If You Didn’t Already Think Harry Styles Is Serious, His New Song “Sweet Creature” Might Sway You
What will it take for Harry Styles to convince you he’s serious? Zayn started off his solo career by emphatically proclaiming how much he loves to have sex, but Styles, the other big star to come out of the officially-on-hiatus-but-probably-over-it One Direction, has noticeably taken a different tack in the run-up to his debut self-titled album, due out next month. The weepy Bowie riff “Sign of the Times” wasn’t subtle, nor was it meant to be—the falsetto refrain of “the bullets, the bullets” will soon score an antiwar PSA on a TV near you, never mind that it’s actually about childbirth. (!?) Neither was the AOR croon of “Ever Since New York,” performed by Styles holding an actual guitar on Saturday Night Live, where he also played Mick Jagger during a sketch, making a long-repeated observation about their resemblance actually canonical.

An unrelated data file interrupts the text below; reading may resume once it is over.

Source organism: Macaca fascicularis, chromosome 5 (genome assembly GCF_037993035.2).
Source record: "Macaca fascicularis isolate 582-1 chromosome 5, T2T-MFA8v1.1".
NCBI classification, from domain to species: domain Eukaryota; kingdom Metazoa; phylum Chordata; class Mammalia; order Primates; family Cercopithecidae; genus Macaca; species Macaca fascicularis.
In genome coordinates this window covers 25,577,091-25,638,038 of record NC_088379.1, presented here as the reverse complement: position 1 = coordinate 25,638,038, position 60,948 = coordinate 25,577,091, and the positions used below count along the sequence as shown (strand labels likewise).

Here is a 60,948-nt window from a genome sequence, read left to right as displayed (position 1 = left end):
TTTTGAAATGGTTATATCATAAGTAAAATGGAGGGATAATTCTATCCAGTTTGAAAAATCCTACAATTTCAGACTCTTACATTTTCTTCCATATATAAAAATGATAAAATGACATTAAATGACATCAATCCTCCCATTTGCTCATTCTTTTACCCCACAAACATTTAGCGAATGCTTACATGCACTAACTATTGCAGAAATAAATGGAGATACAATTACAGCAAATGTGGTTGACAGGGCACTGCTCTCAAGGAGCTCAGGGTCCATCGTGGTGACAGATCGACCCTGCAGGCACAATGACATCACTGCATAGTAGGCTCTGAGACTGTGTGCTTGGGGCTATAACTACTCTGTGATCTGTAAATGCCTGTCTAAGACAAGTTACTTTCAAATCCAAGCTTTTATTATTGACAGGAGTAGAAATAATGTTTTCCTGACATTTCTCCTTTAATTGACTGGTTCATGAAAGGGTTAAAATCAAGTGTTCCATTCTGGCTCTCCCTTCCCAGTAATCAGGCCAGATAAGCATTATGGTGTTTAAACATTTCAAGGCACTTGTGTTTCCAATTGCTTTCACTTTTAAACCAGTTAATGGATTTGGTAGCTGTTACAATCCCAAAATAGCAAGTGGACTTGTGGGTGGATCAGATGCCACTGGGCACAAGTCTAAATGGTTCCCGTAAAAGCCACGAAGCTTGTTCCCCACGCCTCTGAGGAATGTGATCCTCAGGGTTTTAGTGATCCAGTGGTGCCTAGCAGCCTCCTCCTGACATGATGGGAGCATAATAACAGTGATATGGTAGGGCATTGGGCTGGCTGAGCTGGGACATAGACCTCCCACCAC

Just 23 years old, and cursed with the expectations of all former boy banders turned leading men, Styles could go in any direction. But he wants to be a rock star, and he wants to be yours. “Sweet Creature is available now,” Styles said this afternoon, of his new song. “Album is available in ten days. I am available always.” The gesture at accessibility—of course he isn’t available—forms the emotional backbone of “Sweet Creature,” a vaguely paternalistic ballad in which he serenades the titular, metaphorical animal, who’s never named. It sounds so much like Ed Sheeran you’d think it was their rumored collaboration; instead, it was co-written by Thomas Hull, formerly the folk-indie artist Kid Harpoon who eventually became a Skrillex collaborator, as befits former buzz artists looking to transition to the more sedate, professional side of the music industry. Like Sheeran’s best songs, it foregoes fancy language for naked yearning, hoping to charm you with earnestness. The repeated refrain of the title grates a little, but there’s a lovely little moment where he sings “Whenever I’m out of rope,” stretching out the last syllable like the word he’s singing, before a swollen pause gives way to a conclusive sentiment: “You bring me home.” Sincere? That’s for you to decide, but he’s committed to the part.